It is a first world problem – what to do with your old electronics when you upgrade? Stick them in a drawer or toss them in the bin? In our gadget-obsessed society, Waste Electrical and Electronic Equipment (WEEE) is one of the fastest growing waste streams. Every year millions of tonnes of electronics are thrown away and with them the valuable metal components, like copper, gold, silver, copper, solder, steel and critical metals such as indium and tantalum.
Ireland is particularly good at recycling WEEE, but even with the best intentions, limitations of current technologies mean that not all metals can actually be recovered. However, a new project led by University College Cork is finding ways to make this so-called ‘urban-mining’ more lucrative.
Launched today, the RecEOL project, which is co-funded by the Geological Survey Ireland, Environmental Protection Agency and the ERA-MIN2 funding programme, will use two patented recycling processes developed in Ireland for WEEE such as waste printed circuit boards (PCBs), LCDs, batteries and automobile shredder residue (ASR) to reclaim over 95% of recycled copper, aluminium, steel and solder. This exceeds the current recovery rates of 70-80%. The process will also be the first recycling technology of its kind to capture critical and special metals, such as indium and tantalum from PCBs and LCDs.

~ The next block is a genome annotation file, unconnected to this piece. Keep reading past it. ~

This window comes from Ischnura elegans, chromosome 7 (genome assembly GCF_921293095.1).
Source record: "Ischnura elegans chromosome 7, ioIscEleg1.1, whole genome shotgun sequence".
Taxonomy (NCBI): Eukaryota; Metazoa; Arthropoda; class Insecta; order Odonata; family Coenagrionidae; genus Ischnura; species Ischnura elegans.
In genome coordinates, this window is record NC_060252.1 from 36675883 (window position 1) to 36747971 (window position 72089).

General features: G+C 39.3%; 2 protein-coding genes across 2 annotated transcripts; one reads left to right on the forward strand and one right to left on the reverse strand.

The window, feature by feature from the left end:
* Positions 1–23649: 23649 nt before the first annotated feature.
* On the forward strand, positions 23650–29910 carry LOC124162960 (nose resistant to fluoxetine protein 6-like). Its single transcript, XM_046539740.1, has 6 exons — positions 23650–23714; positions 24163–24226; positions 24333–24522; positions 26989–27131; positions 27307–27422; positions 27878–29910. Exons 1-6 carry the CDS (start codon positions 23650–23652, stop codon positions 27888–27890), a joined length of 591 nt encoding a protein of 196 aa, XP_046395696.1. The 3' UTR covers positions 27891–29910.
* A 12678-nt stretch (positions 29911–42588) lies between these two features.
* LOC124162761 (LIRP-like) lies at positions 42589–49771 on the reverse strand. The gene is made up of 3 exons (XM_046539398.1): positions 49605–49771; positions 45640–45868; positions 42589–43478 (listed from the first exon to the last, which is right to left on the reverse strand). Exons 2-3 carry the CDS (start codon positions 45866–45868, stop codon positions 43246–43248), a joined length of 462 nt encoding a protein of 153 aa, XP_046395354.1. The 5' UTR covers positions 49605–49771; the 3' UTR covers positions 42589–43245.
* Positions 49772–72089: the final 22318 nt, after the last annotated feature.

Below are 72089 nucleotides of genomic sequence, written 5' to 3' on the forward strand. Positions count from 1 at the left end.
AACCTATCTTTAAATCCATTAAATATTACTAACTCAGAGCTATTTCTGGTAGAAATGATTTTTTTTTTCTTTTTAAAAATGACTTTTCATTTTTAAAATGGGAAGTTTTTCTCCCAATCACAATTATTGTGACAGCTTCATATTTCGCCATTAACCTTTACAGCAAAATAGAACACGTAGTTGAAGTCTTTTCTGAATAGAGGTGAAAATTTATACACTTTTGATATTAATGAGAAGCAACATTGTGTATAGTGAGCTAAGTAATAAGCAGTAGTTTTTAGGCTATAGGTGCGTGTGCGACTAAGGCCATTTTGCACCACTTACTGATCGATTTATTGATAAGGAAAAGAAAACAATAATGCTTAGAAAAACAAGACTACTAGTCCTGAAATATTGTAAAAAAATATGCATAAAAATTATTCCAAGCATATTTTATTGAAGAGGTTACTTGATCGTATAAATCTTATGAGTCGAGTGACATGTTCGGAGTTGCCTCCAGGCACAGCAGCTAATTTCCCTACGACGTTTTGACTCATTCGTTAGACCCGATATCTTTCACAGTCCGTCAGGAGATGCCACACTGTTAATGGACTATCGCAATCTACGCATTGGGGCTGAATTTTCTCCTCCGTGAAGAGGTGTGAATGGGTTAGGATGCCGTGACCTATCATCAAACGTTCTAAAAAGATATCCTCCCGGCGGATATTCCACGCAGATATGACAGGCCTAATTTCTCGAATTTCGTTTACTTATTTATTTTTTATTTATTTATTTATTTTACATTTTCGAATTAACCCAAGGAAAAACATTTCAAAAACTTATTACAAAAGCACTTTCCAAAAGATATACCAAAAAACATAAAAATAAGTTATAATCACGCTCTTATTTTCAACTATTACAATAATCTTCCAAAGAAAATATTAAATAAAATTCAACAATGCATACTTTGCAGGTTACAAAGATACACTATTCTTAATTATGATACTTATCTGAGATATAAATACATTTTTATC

The technology behind RecEOL has been developed by Dr Frank Riedewald, Composite Recycling Ltd., Cork who joined forces with Dr Maria Sousa Gallagher, School of Engineering and the Environmental Research Institute of UCC, in the development and execution of the project. The aim of RecEOL is to demonstrate at pilot plant scale that a scaled-up commercial plant is economically viable and environmentally preferred. International partners in the project include the Technische Universitӓt Bergakademie Freiberg (Germany), and industrial end-users of the technology such as Coolrec BV (Belgium), Muldenhütten Recycling und Umwelttechnik GmbH (Germany) and Alumisel S.A.U. (Spain).
Speaking at the project launch in UCC, Dr Sousa Gallagher, said “The RecEOL project brings together a multi-disciplinary, multi-national consortium from industry and academia to solve the challenges while realising the recycling business opportunities. This project will provide the scientific evidence that the process works and uses this evidence to design a full-scale plant for incorporation of the technology into the circular economy”.
Dr Frank Riedewald of Composite Recycling Ltd. added “This project is an important award for us. It will provide the vital market evidence for the commercialisation of the technology “.